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“I have seen many expensive pedigree dogs in slums located in Trilokpuri and Rangpuri Parari. Recently, I saw a Neapolitan Mastiff in a Trilokpuri slum that costs about a lakh,” says Ghosh. “These are stolen dogs hidden and kept for breeding in these slums. The breeders use pedigree dogs and abandon them once they are past their breeding life span. We alerted the police many a time but they have done nothing against them.”

Dependra Pathak, Special Commissioner of Police (Operations), refutes the charge that police are not sensitive to dog cases. “We do take such theft cases seriously. A theft is a theft, whether it is of dog or anything else. We go after any violator of the law. But yes, there are low priority and high priority cases,” he says.

Rick Green, an Australian expat in Gurgaon who was lucky to have found his missing pet, Rexy, after a social media campaign, says the Gurgaon Police’s attitude was objectionable. “When I went to the police station to complain about my missing dog, the first question they asked me was if I had the licence to keep a pet. Eventually, I could find the pet because of the support I got from people in my housing society,” says Green, who gave a Rs 2-lakh cash reward to the girl who found his dog. “In Australia, the police are very sensitive to these issues. There is a separate squad to find missing dogs”.

Geeta Seshamani, vice president, Friendicoes, a Delhi organisation that works for animal welfare, says they get 2-3 cases of missing dogs every day. Like Ghosh, she believes the reason behind the disappearance of pedigree dogs is illegal breeding, buying and selling. “Unfortunately, there are many unscrupulous breeders who do not care about the breeding cycle or the health of dogs,” she says. “This is the worst crime against animals. The illegal business needs to be stopped immediately.”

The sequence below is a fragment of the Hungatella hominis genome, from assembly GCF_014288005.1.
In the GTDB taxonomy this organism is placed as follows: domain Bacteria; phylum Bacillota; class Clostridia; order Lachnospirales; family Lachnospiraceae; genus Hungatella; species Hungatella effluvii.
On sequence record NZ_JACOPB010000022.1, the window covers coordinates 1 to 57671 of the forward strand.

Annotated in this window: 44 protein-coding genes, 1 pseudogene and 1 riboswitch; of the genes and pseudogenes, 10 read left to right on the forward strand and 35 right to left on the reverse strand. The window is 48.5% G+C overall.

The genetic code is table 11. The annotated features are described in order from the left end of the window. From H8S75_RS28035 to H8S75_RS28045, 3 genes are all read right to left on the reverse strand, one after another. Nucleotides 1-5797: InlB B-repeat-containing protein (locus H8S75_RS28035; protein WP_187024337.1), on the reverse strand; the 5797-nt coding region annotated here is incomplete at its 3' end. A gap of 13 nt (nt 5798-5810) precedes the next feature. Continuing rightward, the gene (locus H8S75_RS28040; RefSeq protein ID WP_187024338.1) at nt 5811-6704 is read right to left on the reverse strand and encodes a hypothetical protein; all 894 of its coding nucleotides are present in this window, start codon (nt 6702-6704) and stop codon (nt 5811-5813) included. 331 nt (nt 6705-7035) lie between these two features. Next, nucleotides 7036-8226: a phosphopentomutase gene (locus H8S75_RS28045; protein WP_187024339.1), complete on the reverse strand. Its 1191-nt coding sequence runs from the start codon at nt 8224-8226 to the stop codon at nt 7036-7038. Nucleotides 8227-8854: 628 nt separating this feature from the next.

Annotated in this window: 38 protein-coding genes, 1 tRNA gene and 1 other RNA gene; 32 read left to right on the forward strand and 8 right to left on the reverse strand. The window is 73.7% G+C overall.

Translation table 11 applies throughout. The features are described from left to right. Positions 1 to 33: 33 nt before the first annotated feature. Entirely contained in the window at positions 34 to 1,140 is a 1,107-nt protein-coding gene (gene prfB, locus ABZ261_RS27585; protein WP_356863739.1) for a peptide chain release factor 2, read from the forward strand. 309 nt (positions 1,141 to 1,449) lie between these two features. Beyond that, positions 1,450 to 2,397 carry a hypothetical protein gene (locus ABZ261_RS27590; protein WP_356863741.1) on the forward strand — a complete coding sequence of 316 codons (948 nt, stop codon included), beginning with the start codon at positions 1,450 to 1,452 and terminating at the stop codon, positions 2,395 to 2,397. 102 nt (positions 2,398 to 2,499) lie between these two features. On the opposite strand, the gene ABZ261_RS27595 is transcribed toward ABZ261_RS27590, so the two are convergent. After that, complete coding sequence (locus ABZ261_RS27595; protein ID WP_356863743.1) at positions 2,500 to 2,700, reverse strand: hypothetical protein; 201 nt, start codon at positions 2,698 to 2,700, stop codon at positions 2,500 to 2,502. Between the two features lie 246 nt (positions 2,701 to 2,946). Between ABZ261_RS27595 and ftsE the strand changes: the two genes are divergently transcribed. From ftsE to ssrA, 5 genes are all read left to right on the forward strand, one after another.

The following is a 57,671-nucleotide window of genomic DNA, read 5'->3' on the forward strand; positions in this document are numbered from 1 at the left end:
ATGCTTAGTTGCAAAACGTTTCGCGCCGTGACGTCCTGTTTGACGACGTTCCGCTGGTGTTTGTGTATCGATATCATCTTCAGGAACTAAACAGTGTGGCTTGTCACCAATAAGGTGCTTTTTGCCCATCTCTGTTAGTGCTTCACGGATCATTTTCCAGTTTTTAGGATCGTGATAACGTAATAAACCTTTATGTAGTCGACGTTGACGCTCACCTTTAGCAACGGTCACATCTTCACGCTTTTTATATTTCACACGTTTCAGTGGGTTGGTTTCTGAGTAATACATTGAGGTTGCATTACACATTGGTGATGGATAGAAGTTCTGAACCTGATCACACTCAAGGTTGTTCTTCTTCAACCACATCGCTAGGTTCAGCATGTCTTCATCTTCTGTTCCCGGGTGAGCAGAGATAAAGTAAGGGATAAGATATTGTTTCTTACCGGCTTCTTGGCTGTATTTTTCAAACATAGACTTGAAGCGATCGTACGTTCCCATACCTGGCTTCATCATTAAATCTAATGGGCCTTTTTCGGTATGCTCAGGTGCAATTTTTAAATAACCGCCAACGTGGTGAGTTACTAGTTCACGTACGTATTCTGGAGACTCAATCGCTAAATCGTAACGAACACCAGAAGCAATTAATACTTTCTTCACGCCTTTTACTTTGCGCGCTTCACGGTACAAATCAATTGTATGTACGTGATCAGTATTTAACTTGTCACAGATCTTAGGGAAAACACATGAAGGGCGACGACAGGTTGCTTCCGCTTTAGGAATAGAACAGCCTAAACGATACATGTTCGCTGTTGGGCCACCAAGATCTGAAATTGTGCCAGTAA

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Spurring the illegal breeding is the great demand for pedigree dogs. The number of pets in Indian households went from 7 million in 2009 to 12 million in 2014, says a report by Euromonitor, a London-based market researcher. A Saint Bernard goes for anywhere between Rs 35,000 and Rs 40,000; a Husky puppy for Rs 40-60,000 and a Tibetan Mastiff for something between Rs25,000 and Rs35,000.

Seshamani says there should be a microchip-based ID card for every dog and a centralised data registry. “This will be of help in keeping a record of sale and purchase of dogs, stopping thefts and finding missing dogs,” she says.

This may become a reality soon. In January, the union ministry of environment, forest and climate change published draft rules to regulate dog breeders and pet shops. The rules mandate registration of all dog breeders with state animal welfare boards and define requirements to be met by breeders and the establishments used for breeding or housing animals. The rules also mandate that breeders maintain records of both male and female dogs, including breed and description, their micro-chip number, number of litters, sale, purchase and death.

“The rules should be notified soon and implemented strictly to achieve the desired objective of stopping cruelty to animals,” says Seshamani.


    Manoj Sharma is Metro Features Editor at Hindustan Times. He likes to pursue stories that otherwise fall through the cracks.